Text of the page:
Jaffe writes that the board can still call school systems before it to provide information.
Hogan’s request was supported by fellow board member Comptroller Peter Franchot, who called the efforts to end the annual meeting an attempt to thwart transparency and public accountability a “hatchet job in the backrooms of the conference committee.”
“Let’s be honest and call it what it is, it’s a power play and people don’t want this board looking at school construction,” Franchot said.
But Treasurer Nancy Kopp, the third member of the board, called Hogan’s move “bullying” and a “political hammer to hit particular subjects.”
“I think the problem is that in the last year or two, what had been a set of useful and very informative hearings had turned into a political barrage of basically of bullying and not one of inquiry,” Kopp said, adding that she does not have a problem with school officials coming to Annapolis to discuss issues with the board.
“I do think directing them, ordering them to do it is a bullying tactic,” Kopp said. “It’s unfortunate.”
“I think that we can all work together to build great schools and the great educational programs that we all want,” Kopp said. “But to do that through a vehicle of bullying and banging on people is truly not only unnecessary but politically quite destructive.”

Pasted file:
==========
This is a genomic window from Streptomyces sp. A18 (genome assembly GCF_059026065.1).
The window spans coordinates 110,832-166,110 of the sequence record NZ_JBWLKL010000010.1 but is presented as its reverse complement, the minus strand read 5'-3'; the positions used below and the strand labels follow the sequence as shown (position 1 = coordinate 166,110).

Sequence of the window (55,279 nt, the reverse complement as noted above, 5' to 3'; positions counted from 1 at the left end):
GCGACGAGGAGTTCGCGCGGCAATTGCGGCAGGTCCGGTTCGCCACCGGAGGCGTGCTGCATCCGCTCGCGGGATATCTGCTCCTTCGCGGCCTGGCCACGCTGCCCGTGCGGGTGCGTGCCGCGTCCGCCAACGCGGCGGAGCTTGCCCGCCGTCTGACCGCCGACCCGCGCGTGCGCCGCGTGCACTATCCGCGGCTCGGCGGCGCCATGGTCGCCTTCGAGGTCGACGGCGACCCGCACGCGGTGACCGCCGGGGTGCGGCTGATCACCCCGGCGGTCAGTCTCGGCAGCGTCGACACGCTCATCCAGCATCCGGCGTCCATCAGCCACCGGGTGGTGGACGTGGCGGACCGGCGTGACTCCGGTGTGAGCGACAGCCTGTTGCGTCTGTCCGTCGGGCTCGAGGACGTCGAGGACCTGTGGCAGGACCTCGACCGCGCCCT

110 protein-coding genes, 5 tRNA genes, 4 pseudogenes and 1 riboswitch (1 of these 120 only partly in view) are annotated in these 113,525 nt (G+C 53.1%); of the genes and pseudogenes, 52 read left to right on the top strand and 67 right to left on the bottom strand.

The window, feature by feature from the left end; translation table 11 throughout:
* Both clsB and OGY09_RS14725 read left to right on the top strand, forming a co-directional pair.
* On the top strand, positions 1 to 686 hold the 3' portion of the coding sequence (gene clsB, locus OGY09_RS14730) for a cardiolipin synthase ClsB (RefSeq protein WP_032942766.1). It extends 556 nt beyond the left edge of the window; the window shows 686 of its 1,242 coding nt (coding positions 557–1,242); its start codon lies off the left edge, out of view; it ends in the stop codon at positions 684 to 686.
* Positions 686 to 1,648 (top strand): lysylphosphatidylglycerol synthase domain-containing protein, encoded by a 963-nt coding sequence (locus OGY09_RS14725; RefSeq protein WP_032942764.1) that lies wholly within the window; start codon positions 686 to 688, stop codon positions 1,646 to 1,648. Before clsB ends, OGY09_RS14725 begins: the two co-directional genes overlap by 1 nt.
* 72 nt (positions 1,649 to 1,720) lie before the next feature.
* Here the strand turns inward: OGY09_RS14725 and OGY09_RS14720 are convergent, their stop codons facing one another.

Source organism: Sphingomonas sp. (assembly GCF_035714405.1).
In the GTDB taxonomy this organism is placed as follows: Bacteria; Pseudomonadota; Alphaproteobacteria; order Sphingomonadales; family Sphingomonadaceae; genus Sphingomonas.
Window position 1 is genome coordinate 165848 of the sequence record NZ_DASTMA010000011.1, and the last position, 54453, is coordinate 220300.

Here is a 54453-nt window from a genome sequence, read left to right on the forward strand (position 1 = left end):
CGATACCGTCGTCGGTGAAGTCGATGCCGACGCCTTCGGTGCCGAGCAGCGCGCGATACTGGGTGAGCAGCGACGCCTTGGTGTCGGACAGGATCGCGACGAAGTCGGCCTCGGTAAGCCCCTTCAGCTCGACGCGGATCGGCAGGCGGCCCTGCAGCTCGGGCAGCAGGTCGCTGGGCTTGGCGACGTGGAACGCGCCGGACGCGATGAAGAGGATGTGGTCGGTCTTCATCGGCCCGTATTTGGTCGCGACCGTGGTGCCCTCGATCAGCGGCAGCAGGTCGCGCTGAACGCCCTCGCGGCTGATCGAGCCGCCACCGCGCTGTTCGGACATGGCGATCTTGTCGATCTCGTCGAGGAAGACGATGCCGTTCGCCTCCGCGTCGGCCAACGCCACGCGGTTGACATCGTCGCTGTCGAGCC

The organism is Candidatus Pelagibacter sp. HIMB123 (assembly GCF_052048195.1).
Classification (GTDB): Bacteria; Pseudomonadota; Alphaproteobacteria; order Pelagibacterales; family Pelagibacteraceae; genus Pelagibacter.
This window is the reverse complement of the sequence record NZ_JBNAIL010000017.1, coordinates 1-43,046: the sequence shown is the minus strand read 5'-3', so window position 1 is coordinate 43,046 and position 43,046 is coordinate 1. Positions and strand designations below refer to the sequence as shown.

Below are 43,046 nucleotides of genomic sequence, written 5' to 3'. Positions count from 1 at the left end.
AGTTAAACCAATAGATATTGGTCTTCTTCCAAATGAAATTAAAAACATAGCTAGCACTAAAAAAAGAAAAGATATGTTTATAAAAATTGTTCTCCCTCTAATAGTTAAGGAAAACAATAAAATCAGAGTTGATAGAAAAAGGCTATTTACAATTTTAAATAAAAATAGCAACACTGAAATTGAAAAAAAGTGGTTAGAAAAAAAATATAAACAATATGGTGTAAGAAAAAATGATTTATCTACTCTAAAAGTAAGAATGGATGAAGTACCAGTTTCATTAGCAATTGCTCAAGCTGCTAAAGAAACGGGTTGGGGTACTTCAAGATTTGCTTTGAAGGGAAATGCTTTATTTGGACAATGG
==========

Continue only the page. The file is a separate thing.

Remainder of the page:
The legislature last year, in response to complaints from some school superintendents, inserted language that was meant to end the appeals meeting, which has been called Beg-a-thon, and, for a time under Gov. Martin O’Malley, Hope-a-thon. Typically legislators, local officials and school system leaders all appear before the board to advocate for additional funds for school construction and renovation.
The legislature inserted the language during a conference committee meeting near the end of the 90-day session. It is not known who drafted or sponsored the amendment.
“I think if you look at the language, that was the intent given the fact that the projects would be vetted by the experts who know better,” said Del. Adrienne Jones, D-Baltimore County and chair of the House Appropriations subcommittee on the capital budget. “He’s still the governor and the Board of Public Works can do that but it was the intent.”
Jones, who is also a member of the 21st Century School Facilities Commission, said that group is also considering making changes to the way the Interagency Committee on School Construction works, including its role within the Board of Public Works.
“I’m just one person, but we’re reviewing it as one of the areas to change but it’s not decided yet,” Jones said.
Hogan and Franchot have used the meeting to grill school officials on issues related to school upkeep and mold remediation. Some of the questioning at times became quite heated — exchanges that had not previously been part of the annual events.
“What you would call bullying, we would call fiscal responsibility and accountability, which is what we were elected to do,” Hogan said, speaking of the hundreds of millions the state spends each year on local school construction and maintenance.